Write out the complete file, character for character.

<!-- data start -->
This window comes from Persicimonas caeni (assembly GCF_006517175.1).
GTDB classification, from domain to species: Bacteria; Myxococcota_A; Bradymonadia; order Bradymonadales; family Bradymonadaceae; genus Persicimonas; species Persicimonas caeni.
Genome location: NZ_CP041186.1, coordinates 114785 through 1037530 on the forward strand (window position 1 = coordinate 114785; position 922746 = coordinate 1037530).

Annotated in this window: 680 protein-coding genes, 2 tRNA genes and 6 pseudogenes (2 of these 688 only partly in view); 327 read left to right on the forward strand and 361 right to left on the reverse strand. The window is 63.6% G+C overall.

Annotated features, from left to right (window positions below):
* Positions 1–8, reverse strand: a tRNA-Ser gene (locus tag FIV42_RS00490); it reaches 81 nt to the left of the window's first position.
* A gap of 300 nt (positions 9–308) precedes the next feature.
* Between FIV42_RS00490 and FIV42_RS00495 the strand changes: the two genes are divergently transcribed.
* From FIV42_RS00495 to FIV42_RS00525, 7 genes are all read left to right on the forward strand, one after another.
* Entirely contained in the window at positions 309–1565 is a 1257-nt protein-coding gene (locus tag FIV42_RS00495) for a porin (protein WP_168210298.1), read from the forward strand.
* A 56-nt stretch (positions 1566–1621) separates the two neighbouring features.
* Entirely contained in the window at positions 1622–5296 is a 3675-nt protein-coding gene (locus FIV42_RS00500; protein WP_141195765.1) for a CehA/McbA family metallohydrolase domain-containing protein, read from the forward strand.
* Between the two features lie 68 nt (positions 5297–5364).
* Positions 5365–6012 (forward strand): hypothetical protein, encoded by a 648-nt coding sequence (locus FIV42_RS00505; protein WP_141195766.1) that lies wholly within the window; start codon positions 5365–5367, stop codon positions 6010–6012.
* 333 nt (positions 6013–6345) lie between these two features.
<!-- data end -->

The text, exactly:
This window comes from Persicimonas caeni (assembly GCF_006517175.1).
GTDB classification, from domain to species: Bacteria; Myxococcota_A; Bradymonadia; order Bradymonadales; family Bradymonadaceae; genus Persicimonas; species Persicimonas caeni.
Genome location: NZ_CP041186.1, coordinates 114785 through 1037530 on the forward strand (window position 1 = coordinate 114785; position 922746 = coordinate 1037530).

Annotated in this window: 680 protein-coding genes, 2 tRNA genes and 6 pseudogenes (2 of these 688 only partly in view); 327 read left to right on the forward strand and 361 right to left on the reverse strand. The window is 63.6% G+C overall.

Annotated features, from left to right (window positions below):
* Positions 1–8, reverse strand: a tRNA-Ser gene (locus tag FIV42_RS00490); it reaches 81 nt to the left of the window's first position.
* A gap of 300 nt (positions 9–308) precedes the next feature.
* Between FIV42_RS00490 and FIV42_RS00495 the strand changes: the two genes are divergently transcribed.
* From FIV42_RS00495 to FIV42_RS00525, 7 genes are all read left to right on the forward strand, one after another.
* Entirely contained in the window at positions 309–1565 is a 1257-nt protein-coding gene (locus tag FIV42_RS00495) for a porin (protein WP_168210298.1), read from the forward strand.
* A 56-nt stretch (positions 1566–1621) separates the two neighbouring features.
* Entirely contained in the window at positions 1622–5296 is a 3675-nt protein-coding gene (locus FIV42_RS00500; protein WP_141195765.1) for a CehA/McbA family metallohydrolase domain-containing protein, read from the forward strand.
* Between the two features lie 68 nt (positions 5297–5364).
* Positions 5365–6012 (forward strand): hypothetical protein, encoded by a 648-nt coding sequence (locus FIV42_RS00505; protein WP_141195766.1) that lies wholly within the window; start codon positions 5365–5367, stop codon positions 6010–6012.
* 333 nt (positions 6013–6345) lie between these two features.